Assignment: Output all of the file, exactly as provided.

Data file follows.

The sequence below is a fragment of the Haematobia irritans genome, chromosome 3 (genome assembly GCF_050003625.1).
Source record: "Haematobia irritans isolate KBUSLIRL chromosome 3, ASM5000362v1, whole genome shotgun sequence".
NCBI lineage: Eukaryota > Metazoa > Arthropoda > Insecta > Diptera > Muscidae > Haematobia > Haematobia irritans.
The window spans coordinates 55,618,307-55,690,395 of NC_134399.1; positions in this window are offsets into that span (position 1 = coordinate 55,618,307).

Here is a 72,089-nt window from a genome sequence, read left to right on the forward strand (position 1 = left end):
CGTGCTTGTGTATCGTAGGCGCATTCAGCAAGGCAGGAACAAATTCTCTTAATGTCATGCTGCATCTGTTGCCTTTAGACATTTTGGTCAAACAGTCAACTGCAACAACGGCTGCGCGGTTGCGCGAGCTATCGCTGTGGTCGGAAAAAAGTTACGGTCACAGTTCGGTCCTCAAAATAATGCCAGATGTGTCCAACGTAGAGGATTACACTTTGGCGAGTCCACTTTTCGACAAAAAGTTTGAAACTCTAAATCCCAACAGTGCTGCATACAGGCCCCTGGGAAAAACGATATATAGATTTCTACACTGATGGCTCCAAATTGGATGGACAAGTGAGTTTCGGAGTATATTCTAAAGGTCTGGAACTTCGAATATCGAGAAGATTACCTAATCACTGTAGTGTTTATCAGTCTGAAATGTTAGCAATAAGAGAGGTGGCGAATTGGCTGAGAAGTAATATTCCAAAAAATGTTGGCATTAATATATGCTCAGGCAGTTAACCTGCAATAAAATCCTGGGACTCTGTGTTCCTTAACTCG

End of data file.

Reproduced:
The sequence below is a fragment of the Haematobia irritans genome, chromosome 3 (genome assembly GCF_050003625.1).
Source record: "Haematobia irritans isolate KBUSLIRL chromosome 3, ASM5000362v1, whole genome shotgun sequence".
NCBI lineage: Eukaryota > Metazoa > Arthropoda > Insecta > Diptera > Muscidae > Haematobia > Haematobia irritans.
The window spans coordinates 55,618,307-55,690,395 of NC_134399.1; positions in this window are offsets into that span (position 1 = coordinate 55,618,307).

Here is a 72,089-nt window from a genome sequence, read left to right on the forward strand (position 1 = left end):
CGTGCTTGTGTATCGTAGGCGCATTCAGCAAGGCAGGAACAAATTCTCTTAATGTCATGCTGCATCTGTTGCCTTTAGACATTTTGGTCAAACAGTCAACTGCAACAACGGCTGCGCGGTTGCGCGAGCTATCGCTGTGGTCGGAAAAAAGTTACGGTCACAGTTCGGTCCTCAAAATAATGCCAGATGTGTCCAACGTAGAGGATTACACTTTGGCGAGTCCACTTTTCGACAAAAAGTTTGAAACTCTAAATCCCAACAGTGCTGCATACAGGCCCCTGGGAAAAACGATATATAGATTTCTACACTGATGGCTCCAAATTGGATGGACAAGTGAGTTTCGGAGTATATTCTAAAGGTCTGGAACTTCGAATATCGAGAAGATTACCTAATCACTGTAGTGTTTATCAGTCTGAAATGTTAGCAATAAGAGAGGTGGCGAATTGGCTGAGAAGTAATATTCCAAAAAATGTTGGCATTAATATATGCTCAGGCAGTTAACCTGCAATAAAATCCTGGGACTCTGTGTTCCTTAACTCG